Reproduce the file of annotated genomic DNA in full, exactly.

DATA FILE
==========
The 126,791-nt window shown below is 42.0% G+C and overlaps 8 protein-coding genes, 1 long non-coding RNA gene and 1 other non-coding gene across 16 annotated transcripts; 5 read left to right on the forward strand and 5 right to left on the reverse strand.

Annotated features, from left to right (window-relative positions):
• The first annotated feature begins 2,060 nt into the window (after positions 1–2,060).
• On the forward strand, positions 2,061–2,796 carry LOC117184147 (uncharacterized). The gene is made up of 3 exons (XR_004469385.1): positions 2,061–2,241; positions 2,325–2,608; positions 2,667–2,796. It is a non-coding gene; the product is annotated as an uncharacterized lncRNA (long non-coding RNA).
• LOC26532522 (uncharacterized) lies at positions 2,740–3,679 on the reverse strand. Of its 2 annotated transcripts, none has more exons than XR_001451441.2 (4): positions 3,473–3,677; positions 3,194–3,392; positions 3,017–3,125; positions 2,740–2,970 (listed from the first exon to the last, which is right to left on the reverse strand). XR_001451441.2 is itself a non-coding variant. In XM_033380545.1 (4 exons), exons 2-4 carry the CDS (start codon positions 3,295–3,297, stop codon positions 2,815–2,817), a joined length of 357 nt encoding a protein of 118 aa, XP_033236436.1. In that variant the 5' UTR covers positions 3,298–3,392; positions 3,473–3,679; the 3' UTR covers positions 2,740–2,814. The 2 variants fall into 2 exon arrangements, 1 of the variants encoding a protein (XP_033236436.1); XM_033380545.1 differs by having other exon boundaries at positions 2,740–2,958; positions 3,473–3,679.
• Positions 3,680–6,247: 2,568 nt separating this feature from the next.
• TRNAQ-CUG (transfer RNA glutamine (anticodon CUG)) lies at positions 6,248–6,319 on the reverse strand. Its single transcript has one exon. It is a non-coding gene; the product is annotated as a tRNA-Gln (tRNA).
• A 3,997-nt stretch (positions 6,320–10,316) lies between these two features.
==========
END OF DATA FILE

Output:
The 126,791-nt window shown below is 42.0% G+C and overlaps 8 protein-coding genes, 1 long non-coding RNA gene and 1 other non-coding gene across 16 annotated transcripts; 5 read left to right on the forward strand and 5 right to left on the reverse strand.

Annotated features, from left to right (window-relative positions):
• The first annotated feature begins 2,060 nt into the window (after positions 1–2,060).
• On the forward strand, positions 2,061–2,796 carry LOC117184147 (uncharacterized). The gene is made up of 3 exons (XR_004469385.1): positions 2,061–2,241; positions 2,325–2,608; positions 2,667–2,796. It is a non-coding gene; the product is annotated as an uncharacterized lncRNA (long non-coding RNA).
• LOC26532522 (uncharacterized) lies at positions 2,740–3,679 on the reverse strand. Of its 2 annotated transcripts, none has more exons than XR_001451441.2 (4): positions 3,473–3,677; positions 3,194–3,392; positions 3,017–3,125; positions 2,740–2,970 (listed from the first exon to the last, which is right to left on the reverse strand). XR_001451441.2 is itself a non-coding variant. In XM_033380545.1 (4 exons), exons 2-4 carry the CDS (start codon positions 3,295–3,297, stop codon positions 2,815–2,817), a joined length of 357 nt encoding a protein of 118 aa, XP_033236436.1. In that variant the 5' UTR covers positions 3,298–3,392; positions 3,473–3,679; the 3' UTR covers positions 2,740–2,814. The 2 variants fall into 2 exon arrangements, 1 of the variants encoding a protein (XP_033236436.1); XM_033380545.1 differs by having other exon boundaries at positions 2,740–2,958; positions 3,473–3,679.
• Positions 3,680–6,247: 2,568 nt separating this feature from the next.
• TRNAQ-CUG (transfer RNA glutamine (anticodon CUG)) lies at positions 6,248–6,319 on the reverse strand. Its single transcript has one exon. It is a non-coding gene; the product is annotated as a tRNA-Gln (tRNA).
• A 3,997-nt stretch (positions 6,320–10,316) lies between these two features.